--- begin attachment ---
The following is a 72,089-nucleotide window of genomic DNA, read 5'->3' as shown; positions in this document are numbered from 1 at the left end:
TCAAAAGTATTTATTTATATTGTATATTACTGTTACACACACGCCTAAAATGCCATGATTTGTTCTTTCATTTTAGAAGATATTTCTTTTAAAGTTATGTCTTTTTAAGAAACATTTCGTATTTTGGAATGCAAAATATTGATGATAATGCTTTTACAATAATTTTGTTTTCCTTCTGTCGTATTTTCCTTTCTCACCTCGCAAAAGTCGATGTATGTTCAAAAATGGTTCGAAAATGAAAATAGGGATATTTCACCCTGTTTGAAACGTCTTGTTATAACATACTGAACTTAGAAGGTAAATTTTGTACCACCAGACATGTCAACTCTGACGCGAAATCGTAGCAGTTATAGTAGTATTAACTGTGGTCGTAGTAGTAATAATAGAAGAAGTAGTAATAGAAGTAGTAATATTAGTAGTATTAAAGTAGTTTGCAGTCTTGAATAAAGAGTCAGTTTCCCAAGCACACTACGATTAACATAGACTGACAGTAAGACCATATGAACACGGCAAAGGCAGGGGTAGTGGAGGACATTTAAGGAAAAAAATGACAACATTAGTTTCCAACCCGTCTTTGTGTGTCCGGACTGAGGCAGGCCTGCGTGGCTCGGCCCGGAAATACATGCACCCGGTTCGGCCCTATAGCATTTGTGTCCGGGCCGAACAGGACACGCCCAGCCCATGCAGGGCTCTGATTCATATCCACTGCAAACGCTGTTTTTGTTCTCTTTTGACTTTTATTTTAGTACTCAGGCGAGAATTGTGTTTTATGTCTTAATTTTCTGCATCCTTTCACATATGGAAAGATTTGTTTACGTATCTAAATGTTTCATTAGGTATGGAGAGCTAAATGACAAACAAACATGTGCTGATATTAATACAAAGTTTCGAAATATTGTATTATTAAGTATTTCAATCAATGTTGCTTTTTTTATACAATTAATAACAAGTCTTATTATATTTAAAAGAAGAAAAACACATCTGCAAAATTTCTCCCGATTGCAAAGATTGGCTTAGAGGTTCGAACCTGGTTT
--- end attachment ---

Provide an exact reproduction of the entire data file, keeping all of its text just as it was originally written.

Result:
The following is a 72,089-nucleotide window of genomic DNA, read 5'->3' as shown; positions in this document are numbered from 1 at the left end:
TCAAAAGTATTTATTTATATTGTATATTACTGTTACACACACGCCTAAAATGCCATGATTTGTTCTTTCATTTTAGAAGATATTTCTTTTAAAGTTATGTCTTTTTAAGAAACATTTCGTATTTTGGAATGCAAAATATTGATGATAATGCTTTTACAATAATTTTGTTTTCCTTCTGTCGTATTTTCCTTTCTCACCTCGCAAAAGTCGATGTATGTTCAAAAATGGTTCGAAAATGAAAATAGGGATATTTCACCCTGTTTGAAACGTCTTGTTATAACATACTGAACTTAGAAGGTAAATTTTGTACCACCAGACATGTCAACTCTGACGCGAAATCGTAGCAGTTATAGTAGTATTAACTGTGGTCGTAGTAGTAATAATAGAAGAAGTAGTAATAGAAGTAGTAATATTAGTAGTATTAAAGTAGTTTGCAGTCTTGAATAAAGAGTCAGTTTCCCAAGCACACTACGATTAACATAGACTGACAGTAAGACCATATGAACACGGCAAAGGCAGGGGTAGTGGAGGACATTTAAGGAAAAAAATGACAACATTAGTTTCCAACCCGTCTTTGTGTGTCCGGACTGAGGCAGGCCTGCGTGGCTCGGCCCGGAAATACATGCACCCGGTTCGGCCCTATAGCATTTGTGTCCGGGCCGAACAGGACACGCCCAGCCCATGCAGGGCTCTGATTCATATCCACTGCAAACGCTGTTTTTGTTCTCTTTTGACTTTTATTTTAGTACTCAGGCGAGAATTGTGTTTTATGTCTTAATTTTCTGCATCCTTTCACATATGGAAAGATTTGTTTACGTATCTAAATGTTTCATTAGGTATGGAGAGCTAAATGACAAACAAACATGTGCTGATATTAATACAAAGTTTCGAAATATTGTATTATTAAGTATTTCAATCAATGTTGCTTTTTTTATACAATTAATAACAAGTCTTATTATATTTAAAAGAAGAAAAACACATCTGCAAAATTTCTCCCGATTGCAAAGATTGGCTTAGAGGTTCGAACCTGGTTT